I’d like to chime in with another perspective from a landlord.
There have been two broken windows in my triplex in the last two years. The first was a tenant’s pyscho ex-girlfriend stalking her, breaking a small pane by the front door in order to break in.
The second was another tenant fighting with his teenaged son. Never got the whole story on who broke the window or how.
Both tenants fixed the windows themselves.
I bring up the above incidences as a guess as to why that phrase is included in your lease. It’s similar to the more common phrase in a lot of leases saying that the landlord is not responsible for stopped up toilets. I include the latter phrase in my leases, but not the former (although it’s worth thinking about).
I have to say that, when I have good tenants, you betcha I’m going to fix a window broken by a neighbor or a tree toot sweet. Even with not so good tenants, I’ll fix the window in such a circumstance.
If a tenant breaks the window themselves and refuse to fix it, I’m likely to use that as grounds for eviction. I have language in my leases that make clear that the tenant is required to reasonably maintain the property.
All other circumstances would be considered on a case by case basis.
This might sounds harsh, but you would not believe some tenants’ sense of entitlement. You would also not believe what I am willing to do for good tenants. I heard recently that one of my tenants was laid off. I immediately called him and told him to consider his rental amount lowered by $(a significant amount)/month until he got back on his feet, and to let me know if the new amount became a hardship. Even though I am not currently making enough in this market to even cover the mortgage on the property (have an empty unit right now), I know that’s not my current tenants’ fault. It’s in my interests to keep good tenants and to make sure the property is maintained.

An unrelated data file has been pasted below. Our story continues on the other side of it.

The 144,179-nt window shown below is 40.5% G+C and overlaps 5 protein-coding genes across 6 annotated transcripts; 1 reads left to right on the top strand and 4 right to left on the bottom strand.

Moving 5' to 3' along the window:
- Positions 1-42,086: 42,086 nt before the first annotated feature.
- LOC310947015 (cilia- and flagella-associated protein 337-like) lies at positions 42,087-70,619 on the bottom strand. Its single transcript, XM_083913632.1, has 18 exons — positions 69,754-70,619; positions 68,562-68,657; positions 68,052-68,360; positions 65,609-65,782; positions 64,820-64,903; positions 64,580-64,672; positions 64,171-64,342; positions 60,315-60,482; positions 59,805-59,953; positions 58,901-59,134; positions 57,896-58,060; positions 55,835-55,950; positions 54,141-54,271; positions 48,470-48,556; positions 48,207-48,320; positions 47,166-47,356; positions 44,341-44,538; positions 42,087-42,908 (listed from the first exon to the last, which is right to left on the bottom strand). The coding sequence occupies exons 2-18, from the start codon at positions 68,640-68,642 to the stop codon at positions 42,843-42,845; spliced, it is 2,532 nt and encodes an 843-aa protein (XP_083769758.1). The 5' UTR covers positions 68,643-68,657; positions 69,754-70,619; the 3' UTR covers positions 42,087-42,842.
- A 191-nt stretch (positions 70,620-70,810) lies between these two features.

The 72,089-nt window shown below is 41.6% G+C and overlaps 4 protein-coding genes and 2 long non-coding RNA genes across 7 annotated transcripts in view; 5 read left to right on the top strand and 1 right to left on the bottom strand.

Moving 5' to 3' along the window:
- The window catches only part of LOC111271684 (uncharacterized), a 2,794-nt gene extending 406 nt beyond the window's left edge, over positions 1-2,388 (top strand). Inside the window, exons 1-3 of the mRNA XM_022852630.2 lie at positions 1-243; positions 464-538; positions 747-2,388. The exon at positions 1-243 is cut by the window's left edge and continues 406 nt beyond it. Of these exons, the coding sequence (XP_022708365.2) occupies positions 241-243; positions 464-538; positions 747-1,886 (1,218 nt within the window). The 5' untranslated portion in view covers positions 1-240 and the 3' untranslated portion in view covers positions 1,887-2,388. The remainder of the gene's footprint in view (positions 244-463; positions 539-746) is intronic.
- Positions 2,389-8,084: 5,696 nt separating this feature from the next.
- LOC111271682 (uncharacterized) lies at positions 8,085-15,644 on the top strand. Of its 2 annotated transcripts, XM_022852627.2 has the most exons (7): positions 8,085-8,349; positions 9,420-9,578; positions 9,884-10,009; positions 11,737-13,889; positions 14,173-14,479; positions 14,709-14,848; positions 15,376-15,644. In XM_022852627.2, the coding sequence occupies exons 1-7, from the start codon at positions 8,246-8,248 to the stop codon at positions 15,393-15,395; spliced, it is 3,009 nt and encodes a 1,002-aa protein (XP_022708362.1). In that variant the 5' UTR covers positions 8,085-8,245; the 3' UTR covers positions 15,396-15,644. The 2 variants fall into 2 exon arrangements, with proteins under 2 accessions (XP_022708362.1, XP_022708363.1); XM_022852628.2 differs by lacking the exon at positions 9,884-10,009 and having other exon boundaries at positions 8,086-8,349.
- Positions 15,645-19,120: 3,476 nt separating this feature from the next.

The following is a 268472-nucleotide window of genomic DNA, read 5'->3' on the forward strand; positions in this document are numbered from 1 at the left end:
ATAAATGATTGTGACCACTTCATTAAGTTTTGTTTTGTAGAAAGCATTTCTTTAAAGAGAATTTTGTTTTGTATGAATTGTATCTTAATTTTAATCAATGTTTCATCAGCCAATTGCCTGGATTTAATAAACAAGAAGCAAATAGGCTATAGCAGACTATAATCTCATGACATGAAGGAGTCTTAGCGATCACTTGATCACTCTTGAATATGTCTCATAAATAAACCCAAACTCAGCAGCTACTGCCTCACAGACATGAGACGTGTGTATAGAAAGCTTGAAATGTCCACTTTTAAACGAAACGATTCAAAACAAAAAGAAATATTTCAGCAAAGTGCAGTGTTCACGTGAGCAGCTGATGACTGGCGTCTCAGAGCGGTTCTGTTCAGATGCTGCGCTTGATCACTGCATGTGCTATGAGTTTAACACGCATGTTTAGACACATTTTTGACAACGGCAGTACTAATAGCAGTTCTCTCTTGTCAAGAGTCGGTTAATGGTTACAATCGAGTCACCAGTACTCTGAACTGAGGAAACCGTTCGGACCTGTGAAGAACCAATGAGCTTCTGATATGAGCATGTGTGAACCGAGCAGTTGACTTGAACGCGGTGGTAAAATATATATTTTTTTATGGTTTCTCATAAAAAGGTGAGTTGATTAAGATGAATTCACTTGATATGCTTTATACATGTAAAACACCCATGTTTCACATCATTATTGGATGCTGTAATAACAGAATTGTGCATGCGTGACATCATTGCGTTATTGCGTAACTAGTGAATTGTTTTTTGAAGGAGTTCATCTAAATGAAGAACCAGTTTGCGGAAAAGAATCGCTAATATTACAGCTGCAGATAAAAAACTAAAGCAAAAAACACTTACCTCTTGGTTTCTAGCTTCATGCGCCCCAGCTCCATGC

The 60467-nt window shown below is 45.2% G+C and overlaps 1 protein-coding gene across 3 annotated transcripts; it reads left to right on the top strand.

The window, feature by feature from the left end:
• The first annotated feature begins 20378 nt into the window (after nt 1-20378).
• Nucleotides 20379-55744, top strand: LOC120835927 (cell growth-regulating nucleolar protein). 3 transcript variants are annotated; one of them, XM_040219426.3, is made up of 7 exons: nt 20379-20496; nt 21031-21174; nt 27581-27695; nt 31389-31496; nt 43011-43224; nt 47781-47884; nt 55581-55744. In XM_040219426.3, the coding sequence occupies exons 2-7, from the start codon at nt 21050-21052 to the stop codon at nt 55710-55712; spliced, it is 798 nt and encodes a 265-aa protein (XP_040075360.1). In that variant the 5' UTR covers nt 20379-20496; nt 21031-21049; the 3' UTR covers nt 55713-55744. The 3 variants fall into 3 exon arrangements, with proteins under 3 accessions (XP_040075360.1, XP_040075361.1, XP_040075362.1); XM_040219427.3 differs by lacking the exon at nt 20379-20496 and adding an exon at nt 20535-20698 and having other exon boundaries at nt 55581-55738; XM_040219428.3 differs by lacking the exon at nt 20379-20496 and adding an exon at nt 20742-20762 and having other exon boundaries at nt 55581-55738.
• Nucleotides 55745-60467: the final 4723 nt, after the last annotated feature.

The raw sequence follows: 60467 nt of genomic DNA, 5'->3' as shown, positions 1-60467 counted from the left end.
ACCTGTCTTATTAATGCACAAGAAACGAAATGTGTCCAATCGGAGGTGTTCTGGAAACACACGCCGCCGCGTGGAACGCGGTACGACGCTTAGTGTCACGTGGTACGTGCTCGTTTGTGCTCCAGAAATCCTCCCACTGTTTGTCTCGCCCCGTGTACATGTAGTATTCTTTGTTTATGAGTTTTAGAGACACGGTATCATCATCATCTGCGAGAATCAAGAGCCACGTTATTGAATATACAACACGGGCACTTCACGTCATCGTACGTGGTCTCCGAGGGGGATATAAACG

I would not be at all concerned if a potential tenant politely questioned such a phrase in the lease, and I would be happy to negotiate a change in the language to make clear that the tenant would not have to fix a window broken through no fault of his own. However, if a potential tenant was nasty or obstinate, and made clear that he would not be willing to sign the lease unless the phrase was struck and I agreed to fix a broken window under any circumstances, I would be happy to have that excuse not to rent to that person. If someone is going to be unreasonable, it’s good to know that up front, so I can look for a better tenant.